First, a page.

Hopefully, by the time you read this – or shortly thereafter – the Cincinnati Art Museum will have opened Imperishable Beauty: Art Nouveau Jewelry, the twice-delayed exhibition of over 100 turn-of-20th-Century pieces from the finest American and European designers and jewelers. On Nov. 3, Director Aaron Betsky said it would open “by the 18th.”
This is a touring exhibition organized by Boston’s Museum of Fine Arts from a private collection. Cincinnati is the only venue, besides Boston, to present it, and it hasn’t been on display since it closed there almost a full year ago. As you can see, people are being very careful with displaying it, given the value and fragility of the precious objects.
The show was supposed to open here first on Oct. 24 and then Oct. 31. But it has been delayed twice, highly unusual, as the museum struggles to get the “proper environmental conditions” for the display, according to a press release it issued last week.
This week a spokesperson for Boston’s MFA said that “installation will resume when the galleries are prepared and meet conservation standards needed for the works of art. Everyone wants it to open.”
In a telephone interview last week, Betsky explained the complications, leaving some of it vague because of security-related issues.
Imperishable Beauty is poised to be a crowd-pleaser, given the interest in such beautiful and precious objects.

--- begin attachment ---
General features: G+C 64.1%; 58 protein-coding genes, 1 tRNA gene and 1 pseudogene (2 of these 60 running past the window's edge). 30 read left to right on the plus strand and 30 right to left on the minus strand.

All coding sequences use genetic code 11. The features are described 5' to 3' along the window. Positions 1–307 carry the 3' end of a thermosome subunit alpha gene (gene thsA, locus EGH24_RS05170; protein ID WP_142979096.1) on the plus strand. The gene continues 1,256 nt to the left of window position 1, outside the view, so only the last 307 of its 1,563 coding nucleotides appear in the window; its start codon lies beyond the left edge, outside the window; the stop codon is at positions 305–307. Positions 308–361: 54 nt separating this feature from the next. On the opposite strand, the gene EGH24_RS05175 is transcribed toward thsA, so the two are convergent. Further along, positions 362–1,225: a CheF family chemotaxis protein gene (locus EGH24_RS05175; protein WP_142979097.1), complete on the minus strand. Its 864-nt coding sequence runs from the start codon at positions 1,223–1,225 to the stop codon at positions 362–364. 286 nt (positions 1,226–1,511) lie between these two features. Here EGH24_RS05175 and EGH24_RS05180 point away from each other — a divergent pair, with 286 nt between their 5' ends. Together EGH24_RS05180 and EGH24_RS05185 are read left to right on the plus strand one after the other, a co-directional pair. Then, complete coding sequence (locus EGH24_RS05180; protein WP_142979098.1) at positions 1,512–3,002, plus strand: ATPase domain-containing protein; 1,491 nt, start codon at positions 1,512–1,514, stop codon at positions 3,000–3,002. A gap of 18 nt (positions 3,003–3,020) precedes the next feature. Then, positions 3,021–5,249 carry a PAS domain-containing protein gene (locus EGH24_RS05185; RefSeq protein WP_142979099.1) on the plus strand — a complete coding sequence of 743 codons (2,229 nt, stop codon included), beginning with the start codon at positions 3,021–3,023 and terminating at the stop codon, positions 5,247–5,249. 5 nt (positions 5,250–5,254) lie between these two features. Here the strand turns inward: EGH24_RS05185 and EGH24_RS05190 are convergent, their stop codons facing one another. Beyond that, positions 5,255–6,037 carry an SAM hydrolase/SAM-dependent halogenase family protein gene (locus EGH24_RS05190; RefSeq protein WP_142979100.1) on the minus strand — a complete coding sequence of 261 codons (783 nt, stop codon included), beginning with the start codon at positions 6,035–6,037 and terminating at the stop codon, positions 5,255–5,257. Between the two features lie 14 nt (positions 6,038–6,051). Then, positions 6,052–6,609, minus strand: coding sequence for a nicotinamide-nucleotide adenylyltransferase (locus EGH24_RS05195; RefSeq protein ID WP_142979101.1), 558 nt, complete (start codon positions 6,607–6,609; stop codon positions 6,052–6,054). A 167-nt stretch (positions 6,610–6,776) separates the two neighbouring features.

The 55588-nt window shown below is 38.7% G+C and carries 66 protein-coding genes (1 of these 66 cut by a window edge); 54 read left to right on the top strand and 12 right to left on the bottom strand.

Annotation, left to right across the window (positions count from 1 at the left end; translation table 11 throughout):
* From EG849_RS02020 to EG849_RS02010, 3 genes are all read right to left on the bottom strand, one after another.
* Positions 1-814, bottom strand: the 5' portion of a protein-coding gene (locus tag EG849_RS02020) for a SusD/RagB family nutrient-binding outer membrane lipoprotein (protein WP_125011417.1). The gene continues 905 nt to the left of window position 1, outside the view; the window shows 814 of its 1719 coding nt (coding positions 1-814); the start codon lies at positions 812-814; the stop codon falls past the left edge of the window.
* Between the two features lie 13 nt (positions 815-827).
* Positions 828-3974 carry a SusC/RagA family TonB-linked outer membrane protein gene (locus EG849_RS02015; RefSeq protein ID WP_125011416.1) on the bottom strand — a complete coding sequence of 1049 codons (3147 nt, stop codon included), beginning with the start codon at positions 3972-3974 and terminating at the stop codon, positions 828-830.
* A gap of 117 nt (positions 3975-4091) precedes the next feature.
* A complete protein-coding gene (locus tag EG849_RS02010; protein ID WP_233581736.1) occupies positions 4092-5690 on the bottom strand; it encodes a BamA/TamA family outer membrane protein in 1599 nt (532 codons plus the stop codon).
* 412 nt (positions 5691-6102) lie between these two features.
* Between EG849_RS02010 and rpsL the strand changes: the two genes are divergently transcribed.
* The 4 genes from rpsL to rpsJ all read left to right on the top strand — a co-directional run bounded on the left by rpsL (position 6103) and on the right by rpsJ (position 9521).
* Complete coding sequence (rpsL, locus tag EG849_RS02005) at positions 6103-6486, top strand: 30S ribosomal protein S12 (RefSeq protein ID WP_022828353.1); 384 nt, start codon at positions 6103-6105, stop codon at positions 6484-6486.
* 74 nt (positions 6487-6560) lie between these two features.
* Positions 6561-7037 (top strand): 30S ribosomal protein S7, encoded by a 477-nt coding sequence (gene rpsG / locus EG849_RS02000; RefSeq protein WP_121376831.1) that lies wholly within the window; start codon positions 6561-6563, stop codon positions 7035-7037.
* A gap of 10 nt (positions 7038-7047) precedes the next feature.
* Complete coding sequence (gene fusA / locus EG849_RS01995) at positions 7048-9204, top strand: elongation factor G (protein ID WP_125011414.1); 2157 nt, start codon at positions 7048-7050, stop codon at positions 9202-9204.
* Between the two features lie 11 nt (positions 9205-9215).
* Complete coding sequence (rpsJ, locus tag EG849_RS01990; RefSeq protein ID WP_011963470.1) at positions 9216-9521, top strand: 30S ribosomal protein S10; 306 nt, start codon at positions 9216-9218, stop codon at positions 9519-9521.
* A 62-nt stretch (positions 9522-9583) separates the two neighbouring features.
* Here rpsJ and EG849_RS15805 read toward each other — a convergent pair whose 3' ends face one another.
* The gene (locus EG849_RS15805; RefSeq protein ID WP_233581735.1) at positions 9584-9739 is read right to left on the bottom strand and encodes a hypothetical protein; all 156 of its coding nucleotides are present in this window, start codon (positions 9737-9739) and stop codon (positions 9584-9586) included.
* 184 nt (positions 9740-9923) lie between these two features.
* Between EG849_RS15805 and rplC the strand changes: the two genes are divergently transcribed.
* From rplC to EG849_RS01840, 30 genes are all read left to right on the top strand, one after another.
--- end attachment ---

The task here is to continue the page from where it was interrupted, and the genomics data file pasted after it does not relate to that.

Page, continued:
Roaring Tigers, Leaping Carp: Decoding the Symbolic Language of Chinese Animal Painting, opened Oct. 9 in the museum’s primary 10,000-square-foot temporary-exhibitions gallery.
Imperishable Beauty was assigned to a smaller nearby gallery, across the Great Hall, where the recent Bessie Potter Vonnoh sculpture show was held. But size isn’t everything. The museum’s exhibitions staff set out to make the installation worthy, of an exhibit that includes, for instance, a 1904 dragonfly pendant brooch of platinum, gold, enamel, diamond, ruby and pearls.
Betsky said the installation design features a long spine-like Plexiglass case running down the middle of the gallery, with individual wall cases also being used. The exterior of the cases were painted blue. “It was the painting of the cases that was the initial issue,” Betsky says.
Simply put, it took that paint longer to settle down (become chemically inert) than the original schedule allowed.
“It’s dry,” Betsky says. “It was a question of reaching a certain state. It has to be no longer off-gassing. When you walk into a room and it smells like it’s been painted, even though the paint is dry, what you’re smelling is the off-gassing of paint. You have to be very careful of that because this particular art is more delicate than most.”
But the paint issue was settled in time for the Oct. 31 opening, Betsky says. Then new problems emerged because the supervising Boston installers wanted some physical changes in the actual cases.
“There were various adjustments they wanted to the way mounts were made, the way cases were going to be sealed, even the way screws were placed,” he says. “These all sound very minor, but to people who really care about the correct environment for these pieces, they were very crucial. We understood their concerns.”
As of now, Imperishable Beauty is still scheduled to close on Jan. 17. Meanwhile, the museum has augmented the exhibition with related material from its own collection. This is already on display, outside the gallery in the balcony area overlooking the Great Hall.
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